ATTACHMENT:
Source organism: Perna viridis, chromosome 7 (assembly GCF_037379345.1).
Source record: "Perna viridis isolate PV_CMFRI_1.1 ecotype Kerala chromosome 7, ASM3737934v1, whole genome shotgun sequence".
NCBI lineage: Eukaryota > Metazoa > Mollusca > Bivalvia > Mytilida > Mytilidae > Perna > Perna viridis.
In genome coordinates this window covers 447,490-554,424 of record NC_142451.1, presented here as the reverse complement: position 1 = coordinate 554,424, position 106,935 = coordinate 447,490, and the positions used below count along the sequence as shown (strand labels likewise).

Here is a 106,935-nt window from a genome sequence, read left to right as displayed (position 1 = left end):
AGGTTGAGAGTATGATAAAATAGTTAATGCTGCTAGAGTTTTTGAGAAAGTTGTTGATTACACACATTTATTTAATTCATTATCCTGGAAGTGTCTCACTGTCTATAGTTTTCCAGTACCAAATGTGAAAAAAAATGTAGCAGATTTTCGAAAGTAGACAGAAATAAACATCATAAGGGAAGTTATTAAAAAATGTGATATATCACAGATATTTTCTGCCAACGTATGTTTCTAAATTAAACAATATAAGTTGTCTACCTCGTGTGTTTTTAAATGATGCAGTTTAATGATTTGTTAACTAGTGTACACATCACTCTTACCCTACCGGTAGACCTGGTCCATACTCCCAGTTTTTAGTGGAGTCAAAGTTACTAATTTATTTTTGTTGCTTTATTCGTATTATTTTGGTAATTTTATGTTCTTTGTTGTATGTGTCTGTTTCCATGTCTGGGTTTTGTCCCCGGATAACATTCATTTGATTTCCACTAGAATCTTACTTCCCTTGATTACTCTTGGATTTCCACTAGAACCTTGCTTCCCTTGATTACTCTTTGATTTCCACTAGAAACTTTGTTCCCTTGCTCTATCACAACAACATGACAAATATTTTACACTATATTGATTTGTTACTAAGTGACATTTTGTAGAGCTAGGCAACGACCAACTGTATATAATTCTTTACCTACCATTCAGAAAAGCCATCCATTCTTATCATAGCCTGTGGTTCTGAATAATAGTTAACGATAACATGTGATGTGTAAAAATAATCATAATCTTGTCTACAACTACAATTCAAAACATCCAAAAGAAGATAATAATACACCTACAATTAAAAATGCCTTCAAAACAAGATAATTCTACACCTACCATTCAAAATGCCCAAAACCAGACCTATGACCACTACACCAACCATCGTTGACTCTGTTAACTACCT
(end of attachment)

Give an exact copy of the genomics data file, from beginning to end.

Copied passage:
Source organism: Perna viridis, chromosome 7 (assembly GCF_037379345.1).
Source record: "Perna viridis isolate PV_CMFRI_1.1 ecotype Kerala chromosome 7, ASM3737934v1, whole genome shotgun sequence".
NCBI lineage: Eukaryota > Metazoa > Mollusca > Bivalvia > Mytilida > Mytilidae > Perna > Perna viridis.
In genome coordinates this window covers 447,490-554,424 of record NC_142451.1, presented here as the reverse complement: position 1 = coordinate 554,424, position 106,935 = coordinate 447,490, and the positions used below count along the sequence as shown (strand labels likewise).

Here is a 106,935-nt window from a genome sequence, read left to right as displayed (position 1 = left end):
AGGTTGAGAGTATGATAAAATAGTTAATGCTGCTAGAGTTTTTGAGAAAGTTGTTGATTACACACATTTATTTAATTCATTATCCTGGAAGTGTCTCACTGTCTATAGTTTTCCAGTACCAAATGTGAAAAAAAATGTAGCAGATTTTCGAAAGTAGACAGAAATAAACATCATAAGGGAAGTTATTAAAAAATGTGATATATCACAGATATTTTCTGCCAACGTATGTTTCTAAATTAAACAATATAAGTTGTCTACCTCGTGTGTTTTTAAATGATGCAGTTTAATGATTTGTTAACTAGTGTACACATCACTCTTACCCTACCGGTAGACCTGGTCCATACTCCCAGTTTTTAGTGGAGTCAAAGTTACTAATTTATTTTTGTTGCTTTATTCGTATTATTTTGGTAATTTTATGTTCTTTGTTGTATGTGTCTGTTTCCATGTCTGGGTTTTGTCCCCGGATAACATTCATTTGATTTCCACTAGAATCTTACTTCCCTTGATTACTCTTGGATTTCCACTAGAACCTTGCTTCCCTTGATTACTCTTTGATTTCCACTAGAAACTTTGTTCCCTTGCTCTATCACAACAACATGACAAATATTTTACACTATATTGATTTGTTACTAAGTGACATTTTGTAGAGCTAGGCAACGACCAACTGTATATAATTCTTTACCTACCATTCAGAAAAGCCATCCATTCTTATCATAGCCTGTGGTTCTGAATAATAGTTAACGATAACATGTGATGTGTAAAAATAATCATAATCTTGTCTACAACTACAATTCAAAACATCCAAAAGAAGATAATAATACACCTACAATTAAAAATGCCTTCAAAACAAGATAATTCTACACCTACCATTCAAAATGCCCAAAACCAGACCTATGACCACTACACCAACCATCGTTGACTCTGTTAACTACCT